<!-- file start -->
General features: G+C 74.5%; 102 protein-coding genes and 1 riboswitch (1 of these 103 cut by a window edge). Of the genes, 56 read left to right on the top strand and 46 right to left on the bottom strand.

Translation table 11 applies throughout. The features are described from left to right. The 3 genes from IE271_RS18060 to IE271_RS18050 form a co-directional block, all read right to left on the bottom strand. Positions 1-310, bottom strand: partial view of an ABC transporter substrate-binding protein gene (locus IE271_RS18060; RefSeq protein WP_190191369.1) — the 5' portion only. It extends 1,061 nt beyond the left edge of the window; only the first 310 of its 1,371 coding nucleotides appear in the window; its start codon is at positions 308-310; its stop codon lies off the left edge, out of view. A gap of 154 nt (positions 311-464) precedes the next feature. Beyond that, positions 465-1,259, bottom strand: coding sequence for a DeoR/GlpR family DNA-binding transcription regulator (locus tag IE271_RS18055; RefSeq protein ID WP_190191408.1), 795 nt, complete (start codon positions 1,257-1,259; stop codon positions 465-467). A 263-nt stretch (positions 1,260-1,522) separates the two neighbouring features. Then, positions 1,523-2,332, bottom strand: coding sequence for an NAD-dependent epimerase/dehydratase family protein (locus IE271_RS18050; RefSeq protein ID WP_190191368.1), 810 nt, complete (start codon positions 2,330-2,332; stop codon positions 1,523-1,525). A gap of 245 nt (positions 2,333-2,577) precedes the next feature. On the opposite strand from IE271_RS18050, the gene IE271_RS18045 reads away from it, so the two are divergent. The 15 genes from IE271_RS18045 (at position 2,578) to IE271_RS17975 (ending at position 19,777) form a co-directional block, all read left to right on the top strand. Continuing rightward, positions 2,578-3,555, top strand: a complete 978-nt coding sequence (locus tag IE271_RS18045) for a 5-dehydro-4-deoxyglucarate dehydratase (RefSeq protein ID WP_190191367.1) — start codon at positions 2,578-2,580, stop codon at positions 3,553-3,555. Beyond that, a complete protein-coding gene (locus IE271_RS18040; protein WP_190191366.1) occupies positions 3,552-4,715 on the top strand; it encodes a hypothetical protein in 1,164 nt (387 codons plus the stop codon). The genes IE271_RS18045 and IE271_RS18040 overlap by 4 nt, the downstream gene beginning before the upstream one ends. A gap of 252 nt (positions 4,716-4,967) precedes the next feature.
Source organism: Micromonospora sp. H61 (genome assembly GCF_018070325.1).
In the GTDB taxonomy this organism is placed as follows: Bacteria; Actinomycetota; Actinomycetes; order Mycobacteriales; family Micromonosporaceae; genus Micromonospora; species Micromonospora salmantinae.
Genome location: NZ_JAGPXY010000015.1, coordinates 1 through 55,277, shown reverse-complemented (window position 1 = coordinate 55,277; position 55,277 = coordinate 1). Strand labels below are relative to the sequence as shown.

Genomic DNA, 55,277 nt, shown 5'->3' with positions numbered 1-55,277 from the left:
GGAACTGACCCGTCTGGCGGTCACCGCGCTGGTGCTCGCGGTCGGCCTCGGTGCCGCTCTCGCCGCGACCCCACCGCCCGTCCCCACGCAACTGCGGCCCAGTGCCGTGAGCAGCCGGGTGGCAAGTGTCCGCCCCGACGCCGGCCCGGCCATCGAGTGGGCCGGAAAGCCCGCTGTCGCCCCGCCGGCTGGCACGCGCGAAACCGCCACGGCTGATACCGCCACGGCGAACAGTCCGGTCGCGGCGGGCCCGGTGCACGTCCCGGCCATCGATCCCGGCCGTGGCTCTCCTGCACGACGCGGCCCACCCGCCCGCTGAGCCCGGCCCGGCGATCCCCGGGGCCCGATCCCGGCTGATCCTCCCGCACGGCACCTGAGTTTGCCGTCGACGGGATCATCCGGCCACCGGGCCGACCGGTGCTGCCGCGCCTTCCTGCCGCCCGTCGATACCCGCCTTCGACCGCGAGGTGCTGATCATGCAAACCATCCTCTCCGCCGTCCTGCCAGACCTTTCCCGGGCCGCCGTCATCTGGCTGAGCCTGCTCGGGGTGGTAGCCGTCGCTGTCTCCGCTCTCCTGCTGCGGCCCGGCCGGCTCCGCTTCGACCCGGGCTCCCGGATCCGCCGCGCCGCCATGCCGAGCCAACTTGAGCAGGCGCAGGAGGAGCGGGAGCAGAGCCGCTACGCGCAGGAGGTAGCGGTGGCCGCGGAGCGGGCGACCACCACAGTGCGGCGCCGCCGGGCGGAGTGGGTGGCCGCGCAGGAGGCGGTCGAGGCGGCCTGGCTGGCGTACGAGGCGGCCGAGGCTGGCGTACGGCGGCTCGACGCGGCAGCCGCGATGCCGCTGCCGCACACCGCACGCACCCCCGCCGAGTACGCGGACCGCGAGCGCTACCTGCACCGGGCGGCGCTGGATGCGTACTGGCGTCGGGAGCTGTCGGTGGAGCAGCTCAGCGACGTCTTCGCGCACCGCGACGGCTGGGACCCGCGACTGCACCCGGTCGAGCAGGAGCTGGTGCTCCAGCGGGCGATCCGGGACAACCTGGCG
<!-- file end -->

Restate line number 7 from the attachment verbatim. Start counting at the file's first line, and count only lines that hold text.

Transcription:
GGAACTGACCCGTCTGGCGGTCACCGCGCTGGTGCTCGCGGTCGGCCTCGGTGCCGCTCTCGCCGCGACCCCACCGCCCGTCCCCACGCAACTGCGGCCCAGTGCCGTGAGCAGCCGGGTGGCAAGTGTCCGCCCCGACGCCGGCCCGGCCATCGAGTGGGCCGGAAAGCCCGCTGTCGCCCCGCCGGCTGGCACGCGCGAAACCGCCACGGCTGATACCGCCACGGCGAACAGTCCGGTCGCGGCGGGCCCGGTGCACGTCCCGGCCATCGATCCCGGCCGTGGCTCTCCTGCACGACGCGGCCCACCCGCCCGCTGAGCCCGGCCCGGCGATCCCCGGGGCCCGATCCCGGCTGATCCTCCCGCACGGCACCTGAGTTTGCCGTCGACGGGATCATCCGGCCACCGGGCCGACCGGTGCTGCCGCGCCTTCCTGCCGCCCGTCGATACCCGCCTTCGACCGCGAGGTGCTGATCATGCAAACCATCCTCTCCGCCGTCCTGCCAGACCTTTCCCGGGCCGCCGTCATCTGGCTGAGCCTGCTCGGGGTGGTAGCCGTCGCTGTCTCCGCTCTCCTGCTGCGGCCCGGCCGGCTCCGCTTCGACCCGGGCTCCCGGATCCGCCGCGCCGCCATGCCGAGCCAACTTGAGCAGGCGCAGGAGGAGCGGGAGCAGAGCCGCTACGCGCAGGAGGTAGCGGTGGCCGCGGAGCGGGCGACCACCACAGTGCGGCGCCGCCGGGCGGAGTGGGTGGCCGCGCAGGAGGCGGTCGAGGCGGCCTGGCTGGCGTACGAGGCGGCCGAGGCTGGCGTACGGCGGCTCGACGCGGCAGCCGCGATGCCGCTGCCGCACACCGCACGCACCCCCGCCGAGTACGCGGACCGCGAGCGCTACCTGCACCGGGCGGCGCTGGATGCGTACTGGCGTCGGGAGCTGTCGGTGGAGCAGCTCAGCGACGTCTTCGCGCACCGCGACGGCTGGGACCCGCGACTGCACCCGGTCGAGCAGGAGCTGGTGCTCCAGCGGGCGATCCGGGACAACCTGGCG